|About Us | What's New | Search | Site Map | Contact Us|
A.Word.A.Daywith Anu Garg
What comes to your mind if I say the name Dumpty? Perhaps you're thinking of Humpty and you'd be right. The two go together. Each of this week's words also prefers specific company, and usually appears in set expressions.
You can also think of them as fossil words. They are mostly obsolete and only appear as part of idioms. We are used to seeing them bundled and never stop to think about what they literally mean. This week we'll go behind the scenes to identify their origins.
1. A small bomb used to blast down a gate or wall.
2. A loud firecracker.
From French péter (to break wind), from Latin peditum (a breaking wind), from pedere (to break wind). Ultimately from the Indo-European root pezd- (to break wind) which also gave us feisty, fart, and French pet (fart). Earliest documented use: 1566.
A petard was a bell-shaped bomb used to breach a door or a wall. Now that we have advanced to ICBMs, this low-tech word survives in the phrase "to be hoist by one's own petard" meaning "to have one's scheme backfire". The idiom was popularized by Shakespeare in his play Hamlet. Hamlet, having turned the tables on those tasked with killing him, says:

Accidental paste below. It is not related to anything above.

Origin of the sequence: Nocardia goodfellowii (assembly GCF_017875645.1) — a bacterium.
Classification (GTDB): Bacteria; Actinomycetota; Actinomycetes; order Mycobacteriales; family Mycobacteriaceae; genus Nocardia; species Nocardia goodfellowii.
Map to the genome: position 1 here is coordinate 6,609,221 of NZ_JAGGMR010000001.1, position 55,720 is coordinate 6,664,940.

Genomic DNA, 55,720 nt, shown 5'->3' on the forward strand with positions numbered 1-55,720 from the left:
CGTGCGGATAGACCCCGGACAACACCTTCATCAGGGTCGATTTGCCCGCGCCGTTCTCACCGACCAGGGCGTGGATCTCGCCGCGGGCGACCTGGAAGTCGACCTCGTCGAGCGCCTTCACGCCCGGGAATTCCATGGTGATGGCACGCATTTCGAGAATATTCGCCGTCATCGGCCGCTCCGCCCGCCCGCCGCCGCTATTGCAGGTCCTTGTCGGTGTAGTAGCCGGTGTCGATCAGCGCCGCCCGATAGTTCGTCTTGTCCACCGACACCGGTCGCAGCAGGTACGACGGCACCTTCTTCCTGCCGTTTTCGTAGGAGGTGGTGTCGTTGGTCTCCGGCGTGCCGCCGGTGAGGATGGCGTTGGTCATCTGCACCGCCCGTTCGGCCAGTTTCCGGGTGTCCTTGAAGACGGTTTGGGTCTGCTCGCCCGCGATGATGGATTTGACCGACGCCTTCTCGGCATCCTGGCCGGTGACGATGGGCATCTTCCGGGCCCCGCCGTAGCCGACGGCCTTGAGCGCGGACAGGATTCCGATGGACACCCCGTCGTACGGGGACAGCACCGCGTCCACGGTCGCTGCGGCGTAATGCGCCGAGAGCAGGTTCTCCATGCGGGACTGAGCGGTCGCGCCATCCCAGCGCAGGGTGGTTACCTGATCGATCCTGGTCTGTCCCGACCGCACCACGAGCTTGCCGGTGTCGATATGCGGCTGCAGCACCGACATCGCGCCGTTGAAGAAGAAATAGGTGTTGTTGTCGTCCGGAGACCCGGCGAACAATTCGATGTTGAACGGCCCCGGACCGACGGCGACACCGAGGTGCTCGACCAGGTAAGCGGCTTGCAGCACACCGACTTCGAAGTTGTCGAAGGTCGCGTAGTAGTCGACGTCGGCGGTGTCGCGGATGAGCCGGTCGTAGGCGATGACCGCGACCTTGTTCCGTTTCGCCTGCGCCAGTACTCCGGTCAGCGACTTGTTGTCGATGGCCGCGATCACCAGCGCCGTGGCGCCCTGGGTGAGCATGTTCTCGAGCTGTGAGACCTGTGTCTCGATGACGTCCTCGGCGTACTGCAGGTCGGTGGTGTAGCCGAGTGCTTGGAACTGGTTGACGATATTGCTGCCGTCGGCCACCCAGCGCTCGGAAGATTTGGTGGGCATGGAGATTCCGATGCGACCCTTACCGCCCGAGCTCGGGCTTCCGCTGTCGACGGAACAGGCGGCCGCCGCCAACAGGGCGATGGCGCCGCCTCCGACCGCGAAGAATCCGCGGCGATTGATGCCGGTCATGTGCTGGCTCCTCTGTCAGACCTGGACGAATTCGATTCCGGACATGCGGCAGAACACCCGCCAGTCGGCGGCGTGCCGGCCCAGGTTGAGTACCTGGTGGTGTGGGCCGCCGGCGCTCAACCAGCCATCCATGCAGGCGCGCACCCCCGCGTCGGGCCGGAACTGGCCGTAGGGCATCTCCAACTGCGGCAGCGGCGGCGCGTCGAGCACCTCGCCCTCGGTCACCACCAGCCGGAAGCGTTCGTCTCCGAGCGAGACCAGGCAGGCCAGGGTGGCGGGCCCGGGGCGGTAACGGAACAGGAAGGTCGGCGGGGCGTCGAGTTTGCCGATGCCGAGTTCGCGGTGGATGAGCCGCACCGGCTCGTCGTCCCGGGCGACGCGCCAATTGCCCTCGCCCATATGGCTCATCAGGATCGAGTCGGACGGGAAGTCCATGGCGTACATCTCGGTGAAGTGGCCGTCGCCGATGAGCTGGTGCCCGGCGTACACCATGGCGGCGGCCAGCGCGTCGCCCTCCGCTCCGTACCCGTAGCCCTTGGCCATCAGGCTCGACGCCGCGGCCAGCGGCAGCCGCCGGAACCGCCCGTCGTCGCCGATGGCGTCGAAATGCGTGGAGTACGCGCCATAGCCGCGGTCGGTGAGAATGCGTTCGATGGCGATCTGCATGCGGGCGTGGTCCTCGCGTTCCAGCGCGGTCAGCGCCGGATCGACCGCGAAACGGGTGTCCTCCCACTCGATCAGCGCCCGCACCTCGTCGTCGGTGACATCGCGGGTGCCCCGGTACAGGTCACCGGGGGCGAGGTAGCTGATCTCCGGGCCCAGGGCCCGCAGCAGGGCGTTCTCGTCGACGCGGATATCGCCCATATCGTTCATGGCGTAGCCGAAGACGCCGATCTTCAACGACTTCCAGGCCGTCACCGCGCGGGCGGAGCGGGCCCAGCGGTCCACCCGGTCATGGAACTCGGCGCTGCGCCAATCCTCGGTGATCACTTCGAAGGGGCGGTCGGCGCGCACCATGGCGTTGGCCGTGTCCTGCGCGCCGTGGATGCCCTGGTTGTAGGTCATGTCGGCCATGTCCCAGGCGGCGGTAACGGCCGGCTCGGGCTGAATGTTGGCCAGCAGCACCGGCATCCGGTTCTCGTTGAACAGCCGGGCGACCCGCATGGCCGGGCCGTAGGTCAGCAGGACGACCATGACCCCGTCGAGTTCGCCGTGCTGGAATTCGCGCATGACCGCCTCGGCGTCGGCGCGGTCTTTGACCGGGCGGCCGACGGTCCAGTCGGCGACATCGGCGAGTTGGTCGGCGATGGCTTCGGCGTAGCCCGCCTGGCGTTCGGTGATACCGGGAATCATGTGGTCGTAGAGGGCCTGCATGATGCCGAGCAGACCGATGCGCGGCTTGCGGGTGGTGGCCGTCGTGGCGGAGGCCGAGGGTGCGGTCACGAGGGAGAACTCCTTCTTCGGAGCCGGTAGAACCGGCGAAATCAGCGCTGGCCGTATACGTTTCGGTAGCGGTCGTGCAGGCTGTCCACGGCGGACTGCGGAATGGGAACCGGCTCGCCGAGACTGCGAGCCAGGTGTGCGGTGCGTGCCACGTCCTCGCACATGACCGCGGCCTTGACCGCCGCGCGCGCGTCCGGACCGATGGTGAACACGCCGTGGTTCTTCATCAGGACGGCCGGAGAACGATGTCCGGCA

For 'tis the sport to have the engineer
Hoist with his own petard
"Her attempt to rub salt in the wound had backfired. She had been well and truly hoist by her own petard."
Immodesty Blaize; Ambition; Ebury Press; 2010.
"Ned ... heard the petard exploding against the doors of the fort."
Dudley Pope; Corsair; House of Stratus; 1987.
See more usage examples of petard in Vocabulary.com's dictionary.
A THOUGHT FOR TODAY:Ultimately, the only power to which man should aspire is that which he exercises over himself. -Elie Wiesel, writer, Nobel laureate (b. 1928)